Community Building with Suicidal Behavior


MBA


Organizational Behaviour and Design






Community Building with Suicidal Behaviour

Paper on:









































Introduction:




Human beings have psychological, ethical, and spiritual needs that transcend the normal liberal agenda. Liberals have tended to focus exclusively on economic entitlements and political rights. But most people need something more: We need to be part of loving families and ethically and spiritually grounded communities that provide a meaning for our lives that transcends the individualism and me-firstism of the competitive society.


People constantly experience emotions, yet in organizational theory, as in organizational life, the exploration of emotions has been largely deemphasized, marginalized, or ignored. Impersonal criteria for making decisions and restraints on emotional expression at work have long been the hallmarks of bureaucracy (e.g., Weber, 1946, 1981). Recent work has broken this emotional taboo, exploring how certain organizations require the expression of particular emotions at work to maximize organizational productivity, an aspect of job performance that has been labeled emotional labor (Hochschild, 1983).



CONTROL IN THREE IDEAL TYPES OF ORGANIZATIONS





The process of organizing requires the coordination of employees' behavior. Because coordination may be imperfect:


(1) Direct and fully obtrusive:


such as giving orders, surveillance, and rules.


(2) Bureaucratic and somewhat less obtrusive: such as division of labor and hierarchy; and


(3) Fully unobtrusive control of the cognitive premises underlying action: in which the employee voluntarily restricts the range of behaviors considered appropriate.


Focus on Emotions


Traditional bureaucratic, normative, and feminist organizations differ regarding their orientations toward emotional issues. Traditional bureaucratic organizations echo Weber in emphasizing control by impartial and impersonal rules that eschew the personal favoritism that can come with individuating solutions to problems (e.g., Hellriegel and Slocum, 1979). Traditional bureaucracies also attempt to keep the public domain of work and the private domain of personal and family life separate, so that if an employee experiences difficulties balancing work and family demands, responsibility for the problem and the solution lies with the individual employee, not the employing firm.





Bounded Emotionality

Robert Weisberg, 2003) offered a modification of the feminist position on these emotional issues. They introduced bounded emotionality as a limited and pragmatic approach to the problem of emotional control in organizations, for a different formulation of bounded emotionality. as "feelings, sensations, and affective responses to organizational situations," although the acknowledged that such work feelings stem from and affect emotions arising from one's personal history and home life.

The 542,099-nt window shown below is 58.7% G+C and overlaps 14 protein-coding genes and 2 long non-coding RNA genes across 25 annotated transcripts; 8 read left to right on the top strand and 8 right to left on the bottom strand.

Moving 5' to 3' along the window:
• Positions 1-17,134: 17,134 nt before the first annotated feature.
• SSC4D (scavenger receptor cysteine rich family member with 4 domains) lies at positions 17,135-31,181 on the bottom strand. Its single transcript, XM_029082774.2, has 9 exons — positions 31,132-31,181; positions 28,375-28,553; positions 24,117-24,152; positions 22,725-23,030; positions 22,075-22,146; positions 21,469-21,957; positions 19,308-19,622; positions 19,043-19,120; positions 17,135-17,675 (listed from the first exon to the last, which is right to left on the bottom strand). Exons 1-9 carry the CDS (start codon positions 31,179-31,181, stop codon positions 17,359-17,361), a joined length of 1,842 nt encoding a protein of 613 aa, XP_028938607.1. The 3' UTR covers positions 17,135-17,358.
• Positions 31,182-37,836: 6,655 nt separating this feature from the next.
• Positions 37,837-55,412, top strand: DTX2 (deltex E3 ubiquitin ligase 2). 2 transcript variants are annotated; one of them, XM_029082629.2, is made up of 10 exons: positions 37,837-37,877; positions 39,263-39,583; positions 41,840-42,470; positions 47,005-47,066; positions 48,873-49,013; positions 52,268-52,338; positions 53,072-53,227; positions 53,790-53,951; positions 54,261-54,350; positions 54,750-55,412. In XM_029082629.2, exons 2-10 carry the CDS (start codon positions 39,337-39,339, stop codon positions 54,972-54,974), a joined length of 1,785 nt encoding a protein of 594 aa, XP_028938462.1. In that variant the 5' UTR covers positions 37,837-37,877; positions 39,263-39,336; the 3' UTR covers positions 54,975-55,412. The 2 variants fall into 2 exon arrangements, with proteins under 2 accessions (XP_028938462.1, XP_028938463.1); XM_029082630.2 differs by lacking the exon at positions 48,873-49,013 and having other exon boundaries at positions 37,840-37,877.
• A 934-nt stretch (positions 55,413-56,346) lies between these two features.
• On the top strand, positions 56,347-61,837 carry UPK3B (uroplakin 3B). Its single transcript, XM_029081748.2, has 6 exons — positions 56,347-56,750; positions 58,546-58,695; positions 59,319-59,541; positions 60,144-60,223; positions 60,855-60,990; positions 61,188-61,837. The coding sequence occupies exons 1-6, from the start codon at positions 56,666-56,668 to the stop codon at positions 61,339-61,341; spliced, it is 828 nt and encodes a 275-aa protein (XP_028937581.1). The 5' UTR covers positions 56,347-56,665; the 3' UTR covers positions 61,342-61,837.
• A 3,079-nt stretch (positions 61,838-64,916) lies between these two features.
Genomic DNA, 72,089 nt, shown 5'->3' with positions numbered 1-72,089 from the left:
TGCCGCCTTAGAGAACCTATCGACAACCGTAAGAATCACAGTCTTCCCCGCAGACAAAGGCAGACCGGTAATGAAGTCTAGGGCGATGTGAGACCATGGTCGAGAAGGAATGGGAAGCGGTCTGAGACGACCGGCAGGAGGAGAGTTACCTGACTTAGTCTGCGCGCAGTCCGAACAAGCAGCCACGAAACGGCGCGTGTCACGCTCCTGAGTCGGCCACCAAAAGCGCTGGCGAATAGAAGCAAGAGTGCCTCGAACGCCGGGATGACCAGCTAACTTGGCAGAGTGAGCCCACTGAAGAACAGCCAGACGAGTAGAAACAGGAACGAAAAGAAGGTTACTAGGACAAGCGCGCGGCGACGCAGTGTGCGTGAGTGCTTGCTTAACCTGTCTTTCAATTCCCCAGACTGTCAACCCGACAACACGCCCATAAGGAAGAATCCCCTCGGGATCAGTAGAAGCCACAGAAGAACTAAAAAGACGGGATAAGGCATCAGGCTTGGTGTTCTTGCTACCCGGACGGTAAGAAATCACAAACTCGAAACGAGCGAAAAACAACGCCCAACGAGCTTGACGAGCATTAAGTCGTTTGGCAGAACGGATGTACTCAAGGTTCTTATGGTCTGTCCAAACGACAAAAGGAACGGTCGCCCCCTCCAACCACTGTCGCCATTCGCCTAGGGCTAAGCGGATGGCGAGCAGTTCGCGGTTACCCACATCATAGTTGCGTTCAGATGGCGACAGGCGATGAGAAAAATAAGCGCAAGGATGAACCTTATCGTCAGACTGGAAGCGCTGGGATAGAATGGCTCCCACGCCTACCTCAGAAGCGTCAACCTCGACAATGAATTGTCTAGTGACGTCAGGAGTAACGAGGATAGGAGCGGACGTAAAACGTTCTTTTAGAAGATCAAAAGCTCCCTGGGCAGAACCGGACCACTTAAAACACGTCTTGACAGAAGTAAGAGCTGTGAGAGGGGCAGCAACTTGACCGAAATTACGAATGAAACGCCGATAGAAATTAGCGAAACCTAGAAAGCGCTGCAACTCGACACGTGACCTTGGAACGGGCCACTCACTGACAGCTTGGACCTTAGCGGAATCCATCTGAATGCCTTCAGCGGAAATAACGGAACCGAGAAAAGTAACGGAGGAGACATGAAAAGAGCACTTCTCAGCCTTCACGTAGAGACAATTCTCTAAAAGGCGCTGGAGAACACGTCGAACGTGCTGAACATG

Bounded emotionality encourages the expression of a wider range of emotions than is usually condoned in traditional and normative organizations, while stressing the importance of maintaining interpersonally sensitive, variable boundaries between what is felt and what is expressed. Bounded emotionality has six defining characteristics: inter-subjective limitations, emergent (rather than organizationally ascribed) feelings, tolerance of ambiguity, heterarchy of goals and values, integrated self-identity, and community building.



Empowering lesbian and gay communities (Historical Background):





Empowerment has emerged as a conceptual paradigm to guide theory, old and current research, and practice in community psychology (Rappaport, 1981; Swift & Levin, 1987). Community psychologists have been in the forefront in articulating and evaluating collaborative processes designed to help historically disenfranchised groups access health, mental health, and other resources. The intent of these interventions is to create a psychological sense of community that can break the cycle of oppression. Lesbians and gay men are a substantial population which has been historically marginalized by law, social policies, and social custom. However, the concerns of lesbians and gay men have remained largely invisible in community psychology. For instance, a review of community psychology journals between 1965 and 1985 revealed four papers on lesbian and gay topics. These studies found that lesbians and gay men are underserved in mental health, social service, and health care settings. More recent reports describe social support systems in university communities (D'Augelli, 1989a; Edelman, 1986) and rural settings (D'Augelli, Collins & Hart, 1987; D'Augelli & Hart, 1987), and the impact of the HIV epidemic on gay male communities (Martin, Dean, Garcia & Hall, 1989).



EMPOWERMENI AND Social Cognitive Carrier Theory SCCT (Krista M. Chronister, Ellen Hawley Mcwhirter, 2003):



Empowerment is defined as "the process by which people, organizations, or groups who is powerless or marginalized:


The career counseling needs of battered women vary across settings, over time, and with their individual experiences of domestic abuse, challenging counselors to accurately assess their needs and